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Dentistry/Pain and complications following a jaw bone graft


A bit over a month ago I had tooth #2 extracted (due to root resorption) and a cadaver bone graft placed in the socket. Ever since the procedure I have been in pain. The first 10 days the pain was very strong, and after that it subsided but it is still there. The pain is not focused in the graft site, rather it radiates almost throughout the right half of my head. The affected sites include:
(a) the vein on the right temple
(b) the right ear
(c) the right eye
(d) the vein in the middle of the right half of the mandible (external to the mandible)
(e) the right lymphatic node under the tongue
In addition to the persisting but manageable pain, I have developed periodic dizziness and an upper respiratory infection that seems to be concentrated in the right half of my head. For instance, the right nasal passage is blocked while the left one is totally clear.
How can you explain this response to a bone graft? My oral surgeon said I was doing fine as far as the graft site is concerned (no local infection, gums healing well), and that my symptoms are "very rare". However, being an analytical person, I would like to understand what is going on. In particular, I need to know how to prepare for a period of misery if I need another such procedure in the future.
Thank you for your time.
Jacek Kostyrko

Jacek - Of course, without examining you I cannot be completely sure, but from your description of the pain you are suffering through, a fairly common complication seems to have occurred.  I sort of question why your surgeon did not think of the obvious.  The locations of your pain; the ear, eye under the tongue and the temple are common sites of pain subsequent to extractions when the jaw muscles go into spasm.  Just like a muscle spasm elsewhere, these spasms can cause pain.  With the loss of teeth the bite can often go out of balance and that can precipitate a muscle imbalance and muscle spasms.  My suggestion is quite simple to start with.  Immediately begin a strict regimen of warm salt water rinses on both sides of your mouth for about 3-5 minutes 4-5 times a day.  Do this daily and you should notice an improvement within 3- 5 days.  It will not completely cure then, but slowly it will resolve.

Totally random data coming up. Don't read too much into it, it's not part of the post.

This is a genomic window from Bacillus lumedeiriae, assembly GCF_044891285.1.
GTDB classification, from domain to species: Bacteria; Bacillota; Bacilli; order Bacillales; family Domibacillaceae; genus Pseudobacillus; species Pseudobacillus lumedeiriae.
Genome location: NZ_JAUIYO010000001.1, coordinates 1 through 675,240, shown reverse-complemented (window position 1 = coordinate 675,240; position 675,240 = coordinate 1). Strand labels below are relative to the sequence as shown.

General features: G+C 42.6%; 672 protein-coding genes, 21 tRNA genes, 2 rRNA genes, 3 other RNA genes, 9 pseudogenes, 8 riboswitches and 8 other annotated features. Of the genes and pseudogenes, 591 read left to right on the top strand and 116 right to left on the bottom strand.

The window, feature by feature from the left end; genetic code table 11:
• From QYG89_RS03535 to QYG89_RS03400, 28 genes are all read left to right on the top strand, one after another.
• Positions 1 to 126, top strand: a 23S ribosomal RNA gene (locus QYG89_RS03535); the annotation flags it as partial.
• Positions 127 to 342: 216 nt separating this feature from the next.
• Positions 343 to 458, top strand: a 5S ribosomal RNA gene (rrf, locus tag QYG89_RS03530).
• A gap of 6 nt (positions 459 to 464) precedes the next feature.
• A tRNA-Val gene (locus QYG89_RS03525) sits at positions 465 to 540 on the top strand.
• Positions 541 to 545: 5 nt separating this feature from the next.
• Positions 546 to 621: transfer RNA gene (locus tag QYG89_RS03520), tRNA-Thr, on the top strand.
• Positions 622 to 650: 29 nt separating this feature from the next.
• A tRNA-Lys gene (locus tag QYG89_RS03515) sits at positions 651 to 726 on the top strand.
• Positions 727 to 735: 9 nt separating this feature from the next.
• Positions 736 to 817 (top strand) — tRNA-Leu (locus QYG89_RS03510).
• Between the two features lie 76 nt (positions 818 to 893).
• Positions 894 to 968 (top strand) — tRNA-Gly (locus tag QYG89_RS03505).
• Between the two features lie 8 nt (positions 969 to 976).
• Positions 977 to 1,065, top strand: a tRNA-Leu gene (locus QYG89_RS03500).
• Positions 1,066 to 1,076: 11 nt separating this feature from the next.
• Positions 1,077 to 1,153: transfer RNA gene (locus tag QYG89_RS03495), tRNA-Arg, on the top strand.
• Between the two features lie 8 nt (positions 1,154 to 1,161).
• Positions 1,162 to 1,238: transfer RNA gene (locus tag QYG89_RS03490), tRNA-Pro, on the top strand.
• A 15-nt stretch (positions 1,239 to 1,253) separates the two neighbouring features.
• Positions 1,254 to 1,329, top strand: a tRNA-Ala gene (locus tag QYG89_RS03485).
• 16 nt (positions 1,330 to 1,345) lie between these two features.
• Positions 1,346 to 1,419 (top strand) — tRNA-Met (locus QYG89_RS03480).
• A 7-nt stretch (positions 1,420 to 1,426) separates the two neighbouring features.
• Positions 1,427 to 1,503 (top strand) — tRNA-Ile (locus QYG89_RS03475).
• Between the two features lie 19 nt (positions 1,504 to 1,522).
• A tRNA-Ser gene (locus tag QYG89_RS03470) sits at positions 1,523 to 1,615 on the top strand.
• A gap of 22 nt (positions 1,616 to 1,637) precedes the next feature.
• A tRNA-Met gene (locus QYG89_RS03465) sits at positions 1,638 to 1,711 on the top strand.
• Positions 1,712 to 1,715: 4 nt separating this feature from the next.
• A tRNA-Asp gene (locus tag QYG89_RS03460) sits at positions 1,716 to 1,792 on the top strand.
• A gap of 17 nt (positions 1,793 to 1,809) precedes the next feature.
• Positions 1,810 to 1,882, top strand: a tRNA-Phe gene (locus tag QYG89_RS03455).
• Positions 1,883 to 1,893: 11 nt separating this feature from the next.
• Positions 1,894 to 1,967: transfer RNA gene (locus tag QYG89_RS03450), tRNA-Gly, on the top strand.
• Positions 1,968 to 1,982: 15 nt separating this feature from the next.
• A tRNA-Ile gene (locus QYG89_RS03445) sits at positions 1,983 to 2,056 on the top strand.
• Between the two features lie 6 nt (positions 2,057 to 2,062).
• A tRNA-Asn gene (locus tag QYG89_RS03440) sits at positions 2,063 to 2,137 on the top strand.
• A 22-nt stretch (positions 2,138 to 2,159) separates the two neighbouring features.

If resolution is not complete, the doctor may need to give you a muscle relaxer.  So my impression of what is occurring is based on your description of your symptoms.  Please get back to me in a few days and let me know how your are feeling.

The only other cause would be from a sinus inflammation from  the extraction if the surgeon perforated the sinus during the treatment.  That should be considered if healing is not progressing with the warm salt water rinses.


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Joel S. Teig, DMD, Diplomate ABOMS, retired


I am a board certified oral and maxillofacial surgeon and I am available to answer questions related to tooth extractions, implant insertion, facial recontruction, facial and oral tumor removal, TMJ dysfunction and various successful treatments, including surgery if all else fails, and occlusal discrepancy requiring orthognathic or jaw surgery.


Board Certified Oral and Maxillofacial Surgeon practicine for over 20 years. Assistant Clincal Professor and State University School of Dentistry.

American Dental Association, American Association of Oral and Maxillofacial Surgeons, American Board of Oral and Maxillofacial Surgeons

BA -University of Connecticut DMD - University of Pennsylvania School of Dental Medicine

Awards and Honors
National Honor Society (OKU), Philadelphia County Dental Society, Mosby Book Award, Oral Surgery Honors, Summa Cum Laude

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